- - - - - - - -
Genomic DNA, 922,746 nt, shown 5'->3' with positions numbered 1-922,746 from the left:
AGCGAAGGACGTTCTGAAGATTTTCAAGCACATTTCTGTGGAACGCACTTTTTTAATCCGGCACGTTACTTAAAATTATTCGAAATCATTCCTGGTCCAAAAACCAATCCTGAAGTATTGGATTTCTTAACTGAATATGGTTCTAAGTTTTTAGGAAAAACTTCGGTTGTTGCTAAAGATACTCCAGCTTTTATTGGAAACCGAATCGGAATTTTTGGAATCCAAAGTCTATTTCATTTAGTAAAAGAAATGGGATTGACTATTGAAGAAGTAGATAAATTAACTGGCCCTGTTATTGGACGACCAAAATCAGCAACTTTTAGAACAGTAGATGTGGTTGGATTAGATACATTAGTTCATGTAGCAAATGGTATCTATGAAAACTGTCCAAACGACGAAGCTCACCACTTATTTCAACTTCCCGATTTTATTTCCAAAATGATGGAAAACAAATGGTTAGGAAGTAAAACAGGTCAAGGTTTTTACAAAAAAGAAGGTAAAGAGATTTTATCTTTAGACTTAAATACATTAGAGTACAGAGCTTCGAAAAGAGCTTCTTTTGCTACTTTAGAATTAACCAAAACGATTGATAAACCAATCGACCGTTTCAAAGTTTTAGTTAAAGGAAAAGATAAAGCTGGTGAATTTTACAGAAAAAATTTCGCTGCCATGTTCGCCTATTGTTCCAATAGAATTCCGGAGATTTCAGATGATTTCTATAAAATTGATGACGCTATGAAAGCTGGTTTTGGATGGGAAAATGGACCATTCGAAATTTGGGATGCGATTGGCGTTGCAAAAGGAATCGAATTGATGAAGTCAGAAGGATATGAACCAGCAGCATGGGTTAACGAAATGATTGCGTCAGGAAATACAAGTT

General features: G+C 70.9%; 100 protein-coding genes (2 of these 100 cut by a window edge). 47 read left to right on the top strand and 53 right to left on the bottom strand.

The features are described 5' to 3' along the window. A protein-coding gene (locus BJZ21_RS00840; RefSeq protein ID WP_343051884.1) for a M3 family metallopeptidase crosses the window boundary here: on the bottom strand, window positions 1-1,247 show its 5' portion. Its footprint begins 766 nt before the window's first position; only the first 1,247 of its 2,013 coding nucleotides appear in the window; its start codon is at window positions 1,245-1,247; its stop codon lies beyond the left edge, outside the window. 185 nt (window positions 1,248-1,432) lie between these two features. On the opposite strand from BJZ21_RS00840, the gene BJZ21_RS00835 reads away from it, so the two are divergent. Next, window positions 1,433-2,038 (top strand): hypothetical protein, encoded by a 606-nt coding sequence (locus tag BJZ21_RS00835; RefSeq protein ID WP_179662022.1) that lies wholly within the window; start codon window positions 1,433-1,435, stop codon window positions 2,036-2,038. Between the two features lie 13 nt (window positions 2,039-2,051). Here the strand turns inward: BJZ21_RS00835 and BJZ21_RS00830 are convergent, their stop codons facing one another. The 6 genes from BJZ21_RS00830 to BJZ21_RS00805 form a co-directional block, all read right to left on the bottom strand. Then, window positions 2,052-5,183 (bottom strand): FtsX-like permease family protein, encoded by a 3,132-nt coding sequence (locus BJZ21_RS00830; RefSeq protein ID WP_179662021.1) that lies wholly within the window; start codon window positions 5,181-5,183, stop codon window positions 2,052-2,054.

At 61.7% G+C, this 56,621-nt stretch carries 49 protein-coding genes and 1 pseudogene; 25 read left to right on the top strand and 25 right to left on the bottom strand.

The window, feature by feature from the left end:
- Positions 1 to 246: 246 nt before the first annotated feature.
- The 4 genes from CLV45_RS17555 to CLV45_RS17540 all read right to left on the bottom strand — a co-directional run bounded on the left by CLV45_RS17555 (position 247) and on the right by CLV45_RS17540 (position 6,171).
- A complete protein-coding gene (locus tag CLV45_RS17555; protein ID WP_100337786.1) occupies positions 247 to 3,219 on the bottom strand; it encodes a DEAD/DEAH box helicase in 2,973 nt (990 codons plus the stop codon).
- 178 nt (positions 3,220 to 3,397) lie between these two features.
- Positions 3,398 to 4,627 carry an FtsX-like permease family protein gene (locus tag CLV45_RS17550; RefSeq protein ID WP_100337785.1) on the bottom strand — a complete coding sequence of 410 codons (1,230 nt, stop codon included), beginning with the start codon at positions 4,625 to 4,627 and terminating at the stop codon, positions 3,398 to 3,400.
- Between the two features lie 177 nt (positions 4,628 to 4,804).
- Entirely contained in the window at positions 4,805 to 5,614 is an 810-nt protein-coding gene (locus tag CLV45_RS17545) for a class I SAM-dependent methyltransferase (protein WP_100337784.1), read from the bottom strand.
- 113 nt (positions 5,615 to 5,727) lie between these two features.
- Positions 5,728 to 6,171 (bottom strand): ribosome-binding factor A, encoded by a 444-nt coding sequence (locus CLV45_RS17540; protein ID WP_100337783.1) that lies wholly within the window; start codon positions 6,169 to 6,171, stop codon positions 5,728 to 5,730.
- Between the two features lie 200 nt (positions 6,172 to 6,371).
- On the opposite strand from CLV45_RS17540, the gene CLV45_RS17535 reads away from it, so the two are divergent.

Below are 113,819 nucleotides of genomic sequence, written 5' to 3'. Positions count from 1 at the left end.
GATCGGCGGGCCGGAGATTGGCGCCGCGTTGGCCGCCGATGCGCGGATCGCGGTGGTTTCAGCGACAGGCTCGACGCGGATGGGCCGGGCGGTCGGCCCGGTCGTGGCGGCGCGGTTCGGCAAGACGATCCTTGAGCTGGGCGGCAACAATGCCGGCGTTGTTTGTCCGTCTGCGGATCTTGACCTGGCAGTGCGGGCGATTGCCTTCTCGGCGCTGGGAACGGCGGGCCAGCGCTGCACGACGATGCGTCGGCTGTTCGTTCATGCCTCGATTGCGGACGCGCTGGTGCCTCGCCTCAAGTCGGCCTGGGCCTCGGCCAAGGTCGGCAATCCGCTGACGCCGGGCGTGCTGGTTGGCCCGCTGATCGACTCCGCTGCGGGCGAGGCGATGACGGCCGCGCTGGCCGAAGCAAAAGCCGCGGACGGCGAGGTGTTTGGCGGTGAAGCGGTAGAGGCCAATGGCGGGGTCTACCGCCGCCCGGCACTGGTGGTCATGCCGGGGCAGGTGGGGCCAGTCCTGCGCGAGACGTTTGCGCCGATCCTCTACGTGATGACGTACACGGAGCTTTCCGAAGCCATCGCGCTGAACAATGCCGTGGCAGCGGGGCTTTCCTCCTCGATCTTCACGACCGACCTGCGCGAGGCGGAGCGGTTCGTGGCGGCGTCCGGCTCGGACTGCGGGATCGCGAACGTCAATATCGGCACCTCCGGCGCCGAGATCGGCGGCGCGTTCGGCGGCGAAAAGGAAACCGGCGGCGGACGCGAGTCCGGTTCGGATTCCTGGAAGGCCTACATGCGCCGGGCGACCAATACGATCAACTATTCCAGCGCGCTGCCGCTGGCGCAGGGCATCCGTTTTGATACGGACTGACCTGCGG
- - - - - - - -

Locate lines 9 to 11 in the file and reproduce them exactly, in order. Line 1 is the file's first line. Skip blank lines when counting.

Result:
- A complete protein-coding gene (locus tag CLV45_RS17555; protein ID WP_100337786.1) occupies positions 247 to 3,219 on the bottom strand; it encodes a DEAD/DEAH box helicase in 2,973 nt (990 codons plus the stop codon).
- 178 nt (positions 3,220 to 3,397) lie between these two features.
- Positions 3,398 to 4,627 carry an FtsX-like permease family protein gene (locus tag CLV45_RS17550; RefSeq protein ID WP_100337785.1) on the bottom strand — a complete coding sequence of 410 codons (1,230 nt, stop codon included), beginning with the start codon at positions 4,625 to 4,627 and terminating at the stop codon, positions 3,398 to 3,400.